[rspec-users] Ability to stub a method differently the second time its called
Rob.aldred at stardotstar.com
Mon Jan 31 07:39:58 EST 2011
On 26 Jan 2011, at 15:29, David Chelimsky wrote:
> On Jan 26, 2011, at 7:34 AM, Rob Aldred wrote:
>> I'm having a bit of trouble stubbing out a method on a model which has some quite specific behaviour.
>> Basically I want to check the method returns something different after ive called update_attributes
>> @exam.draft? (returns true)
>> @exam.update_attributes(params[:exam]) # sets draft to false
>> @exam.draft? (returns false)
> You're testing the framework here. Why?
>> To give this some context, if the exam is a draft and update_attributes sets draft to false
>> then we want to redirect to the show view instead of edit because only exams that are draft can be edited.
>> if @exam.draft?
>> @exam.update_attributes param[:exam]
>> if @exam.draft?
>> redirect_to :action => :edit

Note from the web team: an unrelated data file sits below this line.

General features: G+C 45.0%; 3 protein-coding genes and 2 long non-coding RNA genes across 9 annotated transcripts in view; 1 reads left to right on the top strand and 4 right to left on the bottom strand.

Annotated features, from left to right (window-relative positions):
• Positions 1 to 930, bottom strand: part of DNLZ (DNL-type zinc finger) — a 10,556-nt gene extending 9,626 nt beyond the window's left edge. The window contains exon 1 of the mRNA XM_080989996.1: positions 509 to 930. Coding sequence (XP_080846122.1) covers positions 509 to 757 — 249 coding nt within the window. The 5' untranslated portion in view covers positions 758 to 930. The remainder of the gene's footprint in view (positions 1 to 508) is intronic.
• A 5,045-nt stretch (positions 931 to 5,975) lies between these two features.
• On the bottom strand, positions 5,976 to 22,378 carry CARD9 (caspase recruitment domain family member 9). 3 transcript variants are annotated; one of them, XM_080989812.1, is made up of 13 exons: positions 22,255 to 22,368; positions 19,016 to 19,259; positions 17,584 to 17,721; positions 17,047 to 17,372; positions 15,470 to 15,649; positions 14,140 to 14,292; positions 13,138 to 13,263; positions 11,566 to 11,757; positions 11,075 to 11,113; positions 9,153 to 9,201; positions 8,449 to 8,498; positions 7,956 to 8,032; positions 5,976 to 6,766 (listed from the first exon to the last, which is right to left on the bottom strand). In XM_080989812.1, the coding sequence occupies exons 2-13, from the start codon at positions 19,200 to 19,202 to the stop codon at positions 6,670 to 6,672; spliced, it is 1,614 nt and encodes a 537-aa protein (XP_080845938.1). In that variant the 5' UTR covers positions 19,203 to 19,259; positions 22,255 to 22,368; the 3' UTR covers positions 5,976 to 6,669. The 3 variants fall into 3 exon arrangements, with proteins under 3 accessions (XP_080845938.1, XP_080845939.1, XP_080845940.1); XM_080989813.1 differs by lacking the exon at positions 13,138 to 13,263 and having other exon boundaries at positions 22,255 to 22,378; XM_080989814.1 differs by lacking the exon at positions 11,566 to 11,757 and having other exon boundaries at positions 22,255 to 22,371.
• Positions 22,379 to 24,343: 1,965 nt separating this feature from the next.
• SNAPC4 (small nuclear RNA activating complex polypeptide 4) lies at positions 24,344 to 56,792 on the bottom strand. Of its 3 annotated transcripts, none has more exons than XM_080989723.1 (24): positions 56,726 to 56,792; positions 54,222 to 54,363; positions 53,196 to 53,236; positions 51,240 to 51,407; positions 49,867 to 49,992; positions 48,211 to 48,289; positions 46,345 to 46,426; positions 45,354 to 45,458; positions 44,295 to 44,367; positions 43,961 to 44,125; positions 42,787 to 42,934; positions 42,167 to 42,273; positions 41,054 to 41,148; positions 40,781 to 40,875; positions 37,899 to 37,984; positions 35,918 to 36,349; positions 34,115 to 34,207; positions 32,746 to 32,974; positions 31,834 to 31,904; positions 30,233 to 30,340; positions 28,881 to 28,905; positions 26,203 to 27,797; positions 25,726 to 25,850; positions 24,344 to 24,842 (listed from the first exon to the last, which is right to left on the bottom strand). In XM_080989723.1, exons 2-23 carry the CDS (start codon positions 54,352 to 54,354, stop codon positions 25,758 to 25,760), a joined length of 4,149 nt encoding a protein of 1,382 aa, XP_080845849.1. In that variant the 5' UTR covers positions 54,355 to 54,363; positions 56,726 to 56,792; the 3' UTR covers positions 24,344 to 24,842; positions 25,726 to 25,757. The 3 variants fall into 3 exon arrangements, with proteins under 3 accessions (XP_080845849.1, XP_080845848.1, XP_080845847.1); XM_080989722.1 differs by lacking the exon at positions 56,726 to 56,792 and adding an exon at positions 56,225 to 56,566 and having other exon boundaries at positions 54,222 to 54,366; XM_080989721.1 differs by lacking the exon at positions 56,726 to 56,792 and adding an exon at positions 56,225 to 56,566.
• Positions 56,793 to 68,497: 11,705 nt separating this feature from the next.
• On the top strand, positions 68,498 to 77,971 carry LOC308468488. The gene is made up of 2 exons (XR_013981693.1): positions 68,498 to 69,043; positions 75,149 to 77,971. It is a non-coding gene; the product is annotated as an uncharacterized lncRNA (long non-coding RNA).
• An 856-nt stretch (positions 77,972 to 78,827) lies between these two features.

>> redirect_to :action => :show
>> I can obviously set consecutive values with and_return(true,false)
>> but this feels a bit unreliable? maybe im just confusing myself
> My first question is why the update_attributes needs to be conditional? Couldn't you just do:
> @exam.update_attributes param[:exam]
> if @exam.draft?
> redirect_to :action => :edit
> redirect_to :action => :show
Published (not draft) exams are not allowed to be edited
We are using couchDB the couchrest_model gem does not implement ActiveModel::Dirty
so there is no way to check for changing values eg... draft_was or draft_changed? so implementing a validator in the model is a pain without making another call to the db to check the current draft status before_save
The reason for the double conditional because if the user passes the draft param set to false (To make the exam published) we need to allow them to save the instance.
We then use the 2nd conditional to decide where to send them based on the final state of the exam instance
whether draft was changed or not.
> If it must be the way you have it, I wouldn't do this with stubs on the @exam itself. I'd do what you need to do to set the exam in a draft state (Factory(:exam, :draft => true)???), and then invoke the controller action with :draft => true in one example, and :draft => false in the other.
> That make sense?
Yes, this would work and your right I guess I was testing the framework.
This seems like a workable solution.
Thanks for your time.
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